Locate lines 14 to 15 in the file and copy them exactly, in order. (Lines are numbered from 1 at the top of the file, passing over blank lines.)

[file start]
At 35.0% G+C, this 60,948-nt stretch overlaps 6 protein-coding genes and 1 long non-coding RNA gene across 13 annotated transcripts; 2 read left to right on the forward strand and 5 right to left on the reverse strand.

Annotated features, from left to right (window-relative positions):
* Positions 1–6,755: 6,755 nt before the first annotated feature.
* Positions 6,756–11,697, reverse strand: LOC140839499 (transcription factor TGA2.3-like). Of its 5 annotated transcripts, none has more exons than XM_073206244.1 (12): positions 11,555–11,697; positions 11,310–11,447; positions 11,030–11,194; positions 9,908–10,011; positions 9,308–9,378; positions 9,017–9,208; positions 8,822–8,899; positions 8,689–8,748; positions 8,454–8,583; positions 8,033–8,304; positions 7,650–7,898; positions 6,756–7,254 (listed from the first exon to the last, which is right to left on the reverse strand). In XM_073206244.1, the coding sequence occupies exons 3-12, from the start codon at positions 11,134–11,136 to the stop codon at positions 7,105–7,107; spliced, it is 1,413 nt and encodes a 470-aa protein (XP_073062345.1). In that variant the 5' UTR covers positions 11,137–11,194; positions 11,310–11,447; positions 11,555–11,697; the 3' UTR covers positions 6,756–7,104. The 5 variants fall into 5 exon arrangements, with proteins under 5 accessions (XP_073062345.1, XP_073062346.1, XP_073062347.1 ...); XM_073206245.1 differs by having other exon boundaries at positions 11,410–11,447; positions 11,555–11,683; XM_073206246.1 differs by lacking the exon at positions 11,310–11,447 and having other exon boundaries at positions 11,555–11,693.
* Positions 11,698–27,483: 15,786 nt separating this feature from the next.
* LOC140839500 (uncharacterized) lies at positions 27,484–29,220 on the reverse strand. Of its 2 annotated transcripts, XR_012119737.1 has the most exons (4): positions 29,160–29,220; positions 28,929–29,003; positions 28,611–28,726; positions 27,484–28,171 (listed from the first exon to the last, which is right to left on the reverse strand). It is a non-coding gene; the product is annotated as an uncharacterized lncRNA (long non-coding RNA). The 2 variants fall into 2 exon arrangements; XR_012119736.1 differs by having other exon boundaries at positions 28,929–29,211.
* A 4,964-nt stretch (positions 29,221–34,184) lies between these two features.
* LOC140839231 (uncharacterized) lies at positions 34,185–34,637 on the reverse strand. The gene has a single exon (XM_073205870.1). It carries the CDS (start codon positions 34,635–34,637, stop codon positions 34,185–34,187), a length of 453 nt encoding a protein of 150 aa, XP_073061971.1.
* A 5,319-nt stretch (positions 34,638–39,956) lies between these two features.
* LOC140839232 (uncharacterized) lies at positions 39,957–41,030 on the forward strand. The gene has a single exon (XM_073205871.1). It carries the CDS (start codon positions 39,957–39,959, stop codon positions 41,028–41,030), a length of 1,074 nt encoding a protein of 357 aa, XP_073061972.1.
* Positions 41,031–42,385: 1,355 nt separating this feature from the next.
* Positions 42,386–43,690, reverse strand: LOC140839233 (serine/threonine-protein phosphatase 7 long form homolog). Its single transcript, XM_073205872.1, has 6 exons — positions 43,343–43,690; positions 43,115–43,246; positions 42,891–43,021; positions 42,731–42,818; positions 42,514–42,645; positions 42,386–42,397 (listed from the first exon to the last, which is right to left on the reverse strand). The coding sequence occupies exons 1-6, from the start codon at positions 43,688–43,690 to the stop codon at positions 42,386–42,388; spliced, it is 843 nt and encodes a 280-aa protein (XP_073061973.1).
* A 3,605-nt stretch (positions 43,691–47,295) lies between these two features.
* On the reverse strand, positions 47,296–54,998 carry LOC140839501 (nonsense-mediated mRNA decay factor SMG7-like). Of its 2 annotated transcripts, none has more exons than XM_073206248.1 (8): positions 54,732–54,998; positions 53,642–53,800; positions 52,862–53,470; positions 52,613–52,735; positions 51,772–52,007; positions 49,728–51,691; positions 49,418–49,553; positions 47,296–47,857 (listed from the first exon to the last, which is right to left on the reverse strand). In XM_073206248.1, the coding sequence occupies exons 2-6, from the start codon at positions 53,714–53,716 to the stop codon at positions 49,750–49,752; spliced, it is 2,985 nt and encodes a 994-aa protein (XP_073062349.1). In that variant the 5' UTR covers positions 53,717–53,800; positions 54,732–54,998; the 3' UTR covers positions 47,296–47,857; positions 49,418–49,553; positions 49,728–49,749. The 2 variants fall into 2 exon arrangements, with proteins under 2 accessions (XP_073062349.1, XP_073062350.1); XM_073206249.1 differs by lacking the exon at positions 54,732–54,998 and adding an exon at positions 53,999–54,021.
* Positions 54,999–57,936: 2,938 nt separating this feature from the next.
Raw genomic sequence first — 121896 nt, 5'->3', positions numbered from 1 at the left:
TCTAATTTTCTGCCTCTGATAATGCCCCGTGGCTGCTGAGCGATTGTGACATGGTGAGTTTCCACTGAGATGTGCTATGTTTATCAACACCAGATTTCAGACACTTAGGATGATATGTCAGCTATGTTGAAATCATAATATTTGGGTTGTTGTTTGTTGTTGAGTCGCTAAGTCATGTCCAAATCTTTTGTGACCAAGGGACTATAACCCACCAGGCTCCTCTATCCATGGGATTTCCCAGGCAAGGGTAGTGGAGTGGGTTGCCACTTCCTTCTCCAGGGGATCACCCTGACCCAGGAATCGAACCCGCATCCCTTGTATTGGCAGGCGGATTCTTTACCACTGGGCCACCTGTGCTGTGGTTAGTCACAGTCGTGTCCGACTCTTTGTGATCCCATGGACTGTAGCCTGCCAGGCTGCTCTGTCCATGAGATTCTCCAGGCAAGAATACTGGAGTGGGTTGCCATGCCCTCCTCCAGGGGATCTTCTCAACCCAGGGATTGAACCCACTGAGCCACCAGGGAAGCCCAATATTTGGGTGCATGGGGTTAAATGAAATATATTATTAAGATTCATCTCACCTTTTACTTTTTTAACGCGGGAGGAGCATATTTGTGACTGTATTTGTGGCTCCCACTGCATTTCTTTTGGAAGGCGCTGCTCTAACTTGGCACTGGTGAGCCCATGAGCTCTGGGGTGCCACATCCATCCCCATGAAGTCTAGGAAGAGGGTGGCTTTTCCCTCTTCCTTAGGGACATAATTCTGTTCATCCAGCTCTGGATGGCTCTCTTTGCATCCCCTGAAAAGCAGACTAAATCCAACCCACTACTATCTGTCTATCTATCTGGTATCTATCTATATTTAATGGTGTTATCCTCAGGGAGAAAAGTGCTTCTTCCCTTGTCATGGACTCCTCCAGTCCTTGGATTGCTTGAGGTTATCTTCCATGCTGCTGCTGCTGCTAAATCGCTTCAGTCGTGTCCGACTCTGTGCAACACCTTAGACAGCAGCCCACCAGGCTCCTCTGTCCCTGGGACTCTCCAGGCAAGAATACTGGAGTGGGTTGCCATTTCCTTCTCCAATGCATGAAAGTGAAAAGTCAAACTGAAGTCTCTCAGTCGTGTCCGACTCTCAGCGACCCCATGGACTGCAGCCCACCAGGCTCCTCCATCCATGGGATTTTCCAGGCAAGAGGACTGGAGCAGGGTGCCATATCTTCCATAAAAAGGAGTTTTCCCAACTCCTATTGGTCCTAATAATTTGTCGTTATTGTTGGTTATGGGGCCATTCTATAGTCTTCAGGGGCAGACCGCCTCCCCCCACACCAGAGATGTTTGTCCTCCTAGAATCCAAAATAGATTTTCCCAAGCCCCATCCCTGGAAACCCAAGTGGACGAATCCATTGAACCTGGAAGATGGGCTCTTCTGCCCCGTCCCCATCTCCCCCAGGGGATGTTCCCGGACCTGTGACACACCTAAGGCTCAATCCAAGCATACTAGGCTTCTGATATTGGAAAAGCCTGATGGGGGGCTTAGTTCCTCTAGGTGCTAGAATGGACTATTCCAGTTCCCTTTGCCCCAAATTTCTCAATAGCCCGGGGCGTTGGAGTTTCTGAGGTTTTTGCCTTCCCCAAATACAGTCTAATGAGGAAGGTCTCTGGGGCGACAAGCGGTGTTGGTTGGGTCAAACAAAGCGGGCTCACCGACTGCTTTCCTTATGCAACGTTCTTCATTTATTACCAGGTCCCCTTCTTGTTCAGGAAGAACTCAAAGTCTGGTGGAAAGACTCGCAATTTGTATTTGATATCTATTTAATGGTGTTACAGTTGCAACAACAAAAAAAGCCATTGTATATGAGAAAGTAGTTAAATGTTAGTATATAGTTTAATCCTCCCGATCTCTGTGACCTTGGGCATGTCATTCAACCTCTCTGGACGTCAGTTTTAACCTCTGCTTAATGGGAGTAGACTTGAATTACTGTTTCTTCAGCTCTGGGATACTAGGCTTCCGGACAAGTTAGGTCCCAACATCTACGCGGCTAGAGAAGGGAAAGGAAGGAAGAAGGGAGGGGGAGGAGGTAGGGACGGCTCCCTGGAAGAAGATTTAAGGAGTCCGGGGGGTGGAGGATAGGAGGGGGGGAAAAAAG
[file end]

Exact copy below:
* On the reverse strand, positions 47,296–54,998 carry LOC140839501 (nonsense-mediated mRNA decay factor SMG7-like). Of its 2 annotated transcripts, none has more exons than XM_073206248.1 (8): positions 54,732–54,998; positions 53,642–53,800; positions 52,862–53,470; positions 52,613–52,735; positions 51,772–52,007; positions 49,728–51,691; positions 49,418–49,553; positions 47,296–47,857 (listed from the first exon to the last, which is right to left on the reverse strand). In XM_073206248.1, the coding sequence occupies exons 2-6, from the start codon at positions 53,714–53,716 to the stop codon at positions 49,750–49,752; spliced, it is 2,985 nt and encodes a 994-aa protein (XP_073062349.1). In that variant the 5' UTR covers positions 53,717–53,800; positions 54,732–54,998; the 3' UTR covers positions 47,296–47,857; positions 49,418–49,553; positions 49,728–49,749. The 2 variants fall into 2 exon arrangements, with proteins under 2 accessions (XP_073062349.1, XP_073062350.1); XM_073206249.1 differs by lacking the exon at positions 54,732–54,998 and adding an exon at positions 53,999–54,021.
* Positions 54,999–57,936: 2,938 nt separating this feature from the next.